Last week, while the fight over the federal budget was approaching maximum ridiculousness and our stunted Congress was busying itself arguing about which party was more mature, Paul Ryan took the stage at the American Enterprise Institute. The Wisconsin Republican and House Budget Committee chair had just released his lighting-rod budget plan, “The Path to Prosperity,” and the AEI speech was part of his victory lap.
He was introduced by Arthur Brooks, AEI’s president, who commended Ryan for his courage, reminding enraptured attendees that budgets are “moral documents.”
Brooks’s exhortation was well in keeping with conservative House members’ absolutist stance in the budget showdown, a distillation of their furor over the deficit, the reduction of which has been framed as an almost religious imperative. It also represented a deft appropriation by the right of the very notion of the “moral budget.” Until now, the phrase has largely been the hobbyhorse of progressives looking to, say, cut funding to Israel or raise funding for social-safety-net programs. One of its leading champions is Jim Wallis, founder of progressive Christian group Sojourners, who has been asking, not especially helpfully, “What would Jesus cut?” “For a family, church, city, state, or nation,” Wallis has written, “a budget reveals what your fundamental priorities are: who is important and who is not; what is important and what is not.”
It’s a sweet thought. Only that’s not all a budget reveals. First and foremost, a budget, and the process leading up to it, shows whether a country actually works properly, whether the stakeholders are willing to find common ground, however distasteful it may be, in order to do something as simple as keeping on the lights. How an agreement is reached (or not, as the case may be) is as illustrative as the final number. And wow, has this latest budget fracas shown how far we’ve strayed from the democratic ideal. As the Times’ Nicholas Kristof pointed out while the negotiations raged on, a shutdown makes “a powerful argument for autocracy. Chinese television will be all over the story.”
The problem with injecting morality into policy-making is that moralizing is the blood foe of utility. Donning the moral mantle allows you to be right without any of the unpleasantness of having to explain yourself. Morality is also nonnegotiable. Democratic legislators have played this game with health-care reform and energy legislation, and the current batch of Republicans have defined taxes, the national debt, and TARP in similarly stark terms, some of them voting against TARP even though they were warned by one of their own, Hank Paulson, that its failure to pass would be catastrophic (that TARP worked is immaterial; what matters is that it was immoral). Pundits proclaimed that a government shutdown could backfire on the GOP, and economists warned against the ill effects on the fragile recovery—but Republicans who refused any compromise reject such reason-based objections, so deep is their faith that as long as they stand their moral ground, everything will turn out okay.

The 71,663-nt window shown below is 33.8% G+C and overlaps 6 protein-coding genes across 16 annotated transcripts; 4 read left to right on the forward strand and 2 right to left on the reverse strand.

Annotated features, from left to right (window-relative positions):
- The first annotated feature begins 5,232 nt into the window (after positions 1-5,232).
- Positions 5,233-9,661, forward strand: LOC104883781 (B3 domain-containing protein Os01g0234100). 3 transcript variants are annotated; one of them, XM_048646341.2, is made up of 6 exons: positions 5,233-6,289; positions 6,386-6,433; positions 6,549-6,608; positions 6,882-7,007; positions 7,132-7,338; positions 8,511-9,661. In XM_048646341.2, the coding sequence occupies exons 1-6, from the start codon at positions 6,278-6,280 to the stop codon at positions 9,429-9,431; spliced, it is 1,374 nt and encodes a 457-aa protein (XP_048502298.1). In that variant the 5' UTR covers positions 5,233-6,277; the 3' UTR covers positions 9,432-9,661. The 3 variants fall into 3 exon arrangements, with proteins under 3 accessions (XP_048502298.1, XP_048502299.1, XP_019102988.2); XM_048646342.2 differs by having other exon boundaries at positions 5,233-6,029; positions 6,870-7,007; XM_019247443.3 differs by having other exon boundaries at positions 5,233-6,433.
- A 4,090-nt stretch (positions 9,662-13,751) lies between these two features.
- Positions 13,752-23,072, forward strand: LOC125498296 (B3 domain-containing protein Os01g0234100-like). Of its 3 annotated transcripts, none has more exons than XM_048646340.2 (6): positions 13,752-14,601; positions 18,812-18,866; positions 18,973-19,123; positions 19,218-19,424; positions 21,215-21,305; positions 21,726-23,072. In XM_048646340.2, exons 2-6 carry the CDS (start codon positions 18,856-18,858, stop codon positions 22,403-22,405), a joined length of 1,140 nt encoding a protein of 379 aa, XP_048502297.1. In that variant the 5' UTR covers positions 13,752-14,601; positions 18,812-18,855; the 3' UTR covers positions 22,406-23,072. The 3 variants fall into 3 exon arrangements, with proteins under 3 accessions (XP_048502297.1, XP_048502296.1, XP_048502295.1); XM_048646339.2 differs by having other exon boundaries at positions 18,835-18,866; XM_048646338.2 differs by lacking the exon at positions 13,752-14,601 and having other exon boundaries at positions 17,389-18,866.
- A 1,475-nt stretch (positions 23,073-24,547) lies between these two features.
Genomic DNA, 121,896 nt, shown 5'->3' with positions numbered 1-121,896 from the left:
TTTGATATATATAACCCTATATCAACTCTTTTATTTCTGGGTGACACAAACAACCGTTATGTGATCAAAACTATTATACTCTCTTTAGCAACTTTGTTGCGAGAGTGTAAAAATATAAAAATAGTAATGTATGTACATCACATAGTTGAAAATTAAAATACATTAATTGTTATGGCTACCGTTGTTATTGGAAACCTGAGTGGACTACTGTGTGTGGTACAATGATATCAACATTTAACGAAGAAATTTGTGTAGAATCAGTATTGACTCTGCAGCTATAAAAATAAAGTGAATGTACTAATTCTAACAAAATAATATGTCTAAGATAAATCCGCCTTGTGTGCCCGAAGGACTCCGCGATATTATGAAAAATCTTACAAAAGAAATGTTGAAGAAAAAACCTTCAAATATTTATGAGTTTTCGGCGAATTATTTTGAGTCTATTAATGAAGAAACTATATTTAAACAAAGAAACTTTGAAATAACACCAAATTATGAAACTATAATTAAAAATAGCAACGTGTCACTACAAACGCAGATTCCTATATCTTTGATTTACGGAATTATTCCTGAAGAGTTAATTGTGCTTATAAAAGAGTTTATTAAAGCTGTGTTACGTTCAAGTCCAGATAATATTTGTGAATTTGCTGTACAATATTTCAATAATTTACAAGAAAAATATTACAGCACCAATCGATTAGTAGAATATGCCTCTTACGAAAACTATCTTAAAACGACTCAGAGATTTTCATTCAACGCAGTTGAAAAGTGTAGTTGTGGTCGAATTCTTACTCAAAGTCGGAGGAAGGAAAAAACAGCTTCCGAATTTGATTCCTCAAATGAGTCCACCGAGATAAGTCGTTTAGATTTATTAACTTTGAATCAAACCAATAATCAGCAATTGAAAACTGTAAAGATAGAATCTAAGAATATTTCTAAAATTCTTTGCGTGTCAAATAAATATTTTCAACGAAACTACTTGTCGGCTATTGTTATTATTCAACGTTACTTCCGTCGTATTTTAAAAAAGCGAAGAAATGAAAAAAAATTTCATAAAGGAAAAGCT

Of course, in the end, the Republican push for a more moral budget has proved disingenuous, calling to mind Oscar Wilde’s line about how “morality is simply the attitude we adopt towards people whom we personally dislike.” The sticking point turned out not to be spending—which Democrats had, in characteristic Charlie Brown fashion, already agreed to cut drastically. It was about spending on something Republicans don’t like: Planned Parenthood. It was all a morality play after all, only not in the way we were led to believe. Meanwhile, China indeed must be watching, at least when it has time to look up from the half a dozen state-of-the-art bridges it’s building every day, and sniggering as the competition bickers in the dark over how many angels it can fit onto the head of a pin.